Are you still there?

‘One thing surprises me: that you, Sharon and Robert are still members of mainstream churches’. We were at the LGBT Health Summit 2010 held at Hatfield University in September http://www.lgbthealth.co.uk/past-summits/2010-summit/ The Revd Sharon Ferguson, Metropolitan Community Church minister and CEO of the Lesbian and Gay Christian Movement, and Hospital Chaplain the Revd Robert Mitchell, had joined me there to lead the workshop – which has its origin in my collaboration with fellow Sibyl Michelle O’Brien – ‘Gender, sexuality and spirituality: exploring the interplay’ http://www.lgbthealth.co.uk/wp-content/uploads/2010/09/Gender-Sexuality-Spirituality.pdf
Of the three hundred forty delegates fifty-five registered for this workshop, an indication of the huge interest in spirituality and it was a subject that sat well with the conference theme ‘the emotional connection: healthy mind, health body’ (the host organisation was an NHS mental health Trust). I spoke about sexuality, Sharon about gender while Robert focused on spirituality, emphasising its breadth, and that many people who do not belong to, or identify with, religious organisations, may have a profound and meaningful spirituality. Nevertheless, the three presenters were all ordained ministers – Sharon in suit and clerical collar – and hence the observation, made privately after the session, by one participant, who was surprised that we were – given the perceived narrowness of the churches, including a grudging attitude to gender equality, institutional homophobia, etc. – still willing to belong.

 

As a minister of a Church that was founded specifically to include gay people, and with a wonderful record of inclusion, Sharon’s position, to me at any rate (I can’t speak for Robert), looks less contradictory than mine, but maybe the comment was not just about the inclusion agenda but expressed an alienation from the whole culture of organised religion by those who were formed by it and once part of it, and who now, having ‘moved on,’ are surprised that others have stayed.

 

Over the years there have been a number of occasions when I have despaired of the councils of the Church of England. Now, in an era when HIV infection can be treated so successfully we can easily forget the hysteria of the mid-1980s and how some people, who disagreed with the Revd Tony Higton, signed his Private Members motion about ‘personal morality’ in order to separate the gay issue from that of HIV, which achieved the sensitive debate on AIDS that they had wanted followed by the catastrophic compromise motion now enshrined as official Church of England policy.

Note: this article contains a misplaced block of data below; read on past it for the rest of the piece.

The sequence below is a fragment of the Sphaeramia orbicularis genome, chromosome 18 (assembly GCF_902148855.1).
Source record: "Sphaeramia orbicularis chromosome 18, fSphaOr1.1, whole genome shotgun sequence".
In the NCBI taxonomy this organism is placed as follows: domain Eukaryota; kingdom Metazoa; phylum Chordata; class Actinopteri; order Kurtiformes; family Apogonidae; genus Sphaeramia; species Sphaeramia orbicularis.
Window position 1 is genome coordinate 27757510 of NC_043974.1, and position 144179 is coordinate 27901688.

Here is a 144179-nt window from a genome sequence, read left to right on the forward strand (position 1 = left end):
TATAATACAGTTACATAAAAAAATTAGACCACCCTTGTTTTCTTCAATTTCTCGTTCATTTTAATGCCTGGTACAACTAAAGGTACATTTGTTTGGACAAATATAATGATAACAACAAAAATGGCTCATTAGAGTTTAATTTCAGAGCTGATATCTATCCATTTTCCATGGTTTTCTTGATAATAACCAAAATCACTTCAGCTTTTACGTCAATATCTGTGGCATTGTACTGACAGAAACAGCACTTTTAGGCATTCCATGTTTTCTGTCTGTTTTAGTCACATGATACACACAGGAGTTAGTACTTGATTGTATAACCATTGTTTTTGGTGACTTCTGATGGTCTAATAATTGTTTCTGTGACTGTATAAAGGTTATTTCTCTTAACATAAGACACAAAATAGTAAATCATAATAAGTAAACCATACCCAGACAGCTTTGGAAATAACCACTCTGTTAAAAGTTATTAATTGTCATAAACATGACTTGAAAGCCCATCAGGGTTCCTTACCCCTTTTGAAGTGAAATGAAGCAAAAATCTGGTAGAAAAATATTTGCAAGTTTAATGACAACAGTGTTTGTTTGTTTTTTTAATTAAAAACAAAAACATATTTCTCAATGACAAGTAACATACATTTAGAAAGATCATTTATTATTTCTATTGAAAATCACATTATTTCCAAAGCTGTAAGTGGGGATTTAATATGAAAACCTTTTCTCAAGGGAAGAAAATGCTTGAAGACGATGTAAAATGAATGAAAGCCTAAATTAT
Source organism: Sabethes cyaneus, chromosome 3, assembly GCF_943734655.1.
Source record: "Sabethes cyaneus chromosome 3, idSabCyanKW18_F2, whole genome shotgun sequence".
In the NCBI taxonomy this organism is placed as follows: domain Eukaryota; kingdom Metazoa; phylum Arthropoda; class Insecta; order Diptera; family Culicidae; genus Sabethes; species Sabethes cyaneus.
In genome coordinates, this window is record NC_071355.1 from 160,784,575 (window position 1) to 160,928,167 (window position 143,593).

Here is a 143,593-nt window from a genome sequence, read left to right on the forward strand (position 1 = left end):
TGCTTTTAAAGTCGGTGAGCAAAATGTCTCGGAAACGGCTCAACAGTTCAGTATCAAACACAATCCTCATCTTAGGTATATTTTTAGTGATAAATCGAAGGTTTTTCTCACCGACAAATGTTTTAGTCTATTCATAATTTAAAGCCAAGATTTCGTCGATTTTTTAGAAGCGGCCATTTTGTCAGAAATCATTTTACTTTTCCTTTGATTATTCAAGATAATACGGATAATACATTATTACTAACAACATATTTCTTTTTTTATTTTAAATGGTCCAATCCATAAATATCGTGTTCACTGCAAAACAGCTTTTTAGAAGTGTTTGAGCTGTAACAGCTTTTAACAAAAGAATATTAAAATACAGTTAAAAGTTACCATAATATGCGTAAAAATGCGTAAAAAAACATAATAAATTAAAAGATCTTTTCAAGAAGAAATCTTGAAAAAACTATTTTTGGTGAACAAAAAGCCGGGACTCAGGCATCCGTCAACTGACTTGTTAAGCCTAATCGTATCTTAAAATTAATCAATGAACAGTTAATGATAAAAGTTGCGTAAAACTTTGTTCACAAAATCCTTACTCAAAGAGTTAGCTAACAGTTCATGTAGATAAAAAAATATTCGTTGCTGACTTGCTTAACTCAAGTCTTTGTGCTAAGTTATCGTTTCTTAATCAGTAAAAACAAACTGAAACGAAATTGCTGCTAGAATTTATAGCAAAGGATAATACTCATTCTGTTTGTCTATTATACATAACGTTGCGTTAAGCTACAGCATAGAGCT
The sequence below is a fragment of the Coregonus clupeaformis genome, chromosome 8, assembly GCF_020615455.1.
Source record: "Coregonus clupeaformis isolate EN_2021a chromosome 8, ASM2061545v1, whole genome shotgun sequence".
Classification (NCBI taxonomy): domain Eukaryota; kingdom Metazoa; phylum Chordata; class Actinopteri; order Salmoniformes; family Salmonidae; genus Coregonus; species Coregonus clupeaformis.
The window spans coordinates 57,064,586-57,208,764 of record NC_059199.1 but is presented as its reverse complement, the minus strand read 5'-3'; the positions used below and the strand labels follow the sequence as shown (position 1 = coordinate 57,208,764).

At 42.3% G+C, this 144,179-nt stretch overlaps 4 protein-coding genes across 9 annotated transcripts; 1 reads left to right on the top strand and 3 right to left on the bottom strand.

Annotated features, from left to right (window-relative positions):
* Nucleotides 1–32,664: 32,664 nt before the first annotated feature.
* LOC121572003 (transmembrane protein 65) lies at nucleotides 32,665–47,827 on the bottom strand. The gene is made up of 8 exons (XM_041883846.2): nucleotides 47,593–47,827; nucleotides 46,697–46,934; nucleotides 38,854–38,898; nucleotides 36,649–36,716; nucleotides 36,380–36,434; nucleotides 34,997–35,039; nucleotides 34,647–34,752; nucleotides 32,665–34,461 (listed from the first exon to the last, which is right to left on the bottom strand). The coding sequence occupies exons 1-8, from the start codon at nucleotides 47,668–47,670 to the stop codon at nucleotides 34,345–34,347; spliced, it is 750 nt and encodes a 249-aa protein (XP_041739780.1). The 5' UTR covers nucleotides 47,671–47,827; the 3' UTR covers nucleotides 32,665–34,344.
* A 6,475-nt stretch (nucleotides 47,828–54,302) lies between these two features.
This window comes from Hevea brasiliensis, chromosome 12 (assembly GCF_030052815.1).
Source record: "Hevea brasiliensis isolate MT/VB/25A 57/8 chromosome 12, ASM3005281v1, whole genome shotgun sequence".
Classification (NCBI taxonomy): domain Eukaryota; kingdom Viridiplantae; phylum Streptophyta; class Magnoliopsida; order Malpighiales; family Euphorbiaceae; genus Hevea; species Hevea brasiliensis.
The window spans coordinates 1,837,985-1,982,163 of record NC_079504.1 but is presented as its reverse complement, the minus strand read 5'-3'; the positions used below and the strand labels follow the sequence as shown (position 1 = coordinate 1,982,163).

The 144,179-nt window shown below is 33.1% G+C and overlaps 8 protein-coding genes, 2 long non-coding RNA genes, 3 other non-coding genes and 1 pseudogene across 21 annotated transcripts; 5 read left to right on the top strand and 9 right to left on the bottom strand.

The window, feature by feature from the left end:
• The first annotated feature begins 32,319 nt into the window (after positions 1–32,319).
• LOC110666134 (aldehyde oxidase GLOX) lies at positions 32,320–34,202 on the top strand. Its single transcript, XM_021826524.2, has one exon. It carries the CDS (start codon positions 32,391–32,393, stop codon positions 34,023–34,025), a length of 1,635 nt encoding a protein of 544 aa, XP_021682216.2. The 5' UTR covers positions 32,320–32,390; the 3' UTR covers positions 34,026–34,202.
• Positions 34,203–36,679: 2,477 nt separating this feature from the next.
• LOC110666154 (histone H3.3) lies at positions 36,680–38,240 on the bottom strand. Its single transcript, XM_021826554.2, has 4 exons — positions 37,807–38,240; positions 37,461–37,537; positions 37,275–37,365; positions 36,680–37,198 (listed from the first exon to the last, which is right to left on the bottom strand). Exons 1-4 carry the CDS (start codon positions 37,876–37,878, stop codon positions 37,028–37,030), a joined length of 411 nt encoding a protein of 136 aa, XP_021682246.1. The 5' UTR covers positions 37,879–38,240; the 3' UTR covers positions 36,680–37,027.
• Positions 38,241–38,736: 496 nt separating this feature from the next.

http://www.cofe.anglican.org/info/socialpublic/marriagefamily/humanrelationships/humansexuality/

Some priests resigned then, Jeremy Younger’s resignation being the most public, but resigning, as my husband pointed out at the time, would not help the people in our parish (though some might have been glad to be rid of me). Recently I found copies of the letters I wrote to the Synod members from my diocese prior to the ‘Higton Debate’ and its outcome, negative as it was, led to experiences that would have a profound effect on me personally, breaking down internal defences and barriers and enabling me to ‘come out’ publicly two years later, though that phrase ‘coming out’ does not do justice to what was, in fact, a confession or testimony to the Divine love.

A Mirfield Father, on being told of this, commented that my position was ‘untenable’ but he was proved wrong, and with the backing of my bishop, the loving support of parishioners, and – a not inconsiderable factor – the benefit of freehold, I was able to stay for another eleven years. Sometimes, as LGB or T people it is absolutely essential that we stay put and stand firm for by so doing we bear witness to the fact, for example, that one can be both a priest and gay or a Christian and trans.

This is not an easy calling to live out; to leave or transfer to another Church might – though who knows until you try it – seem an easier option; but somehow you are held there – it might be partly due to habit, or convention, or the need for stability, though my hope is that is mainly a response to God’s call to be there, and stay there, because that is where you belong.

And if the institution should so change that it begins to deny and abuse you? What then? Have we reached that point now, considering the ease with which the General Synod has sent off the Covenant for consideration by the dioceses? Or is that (like 1987) yet another bit of tactical voting (in which case it will probably go wrong)? This post is becoming longer than I intended so let me come back to these questions in another one.

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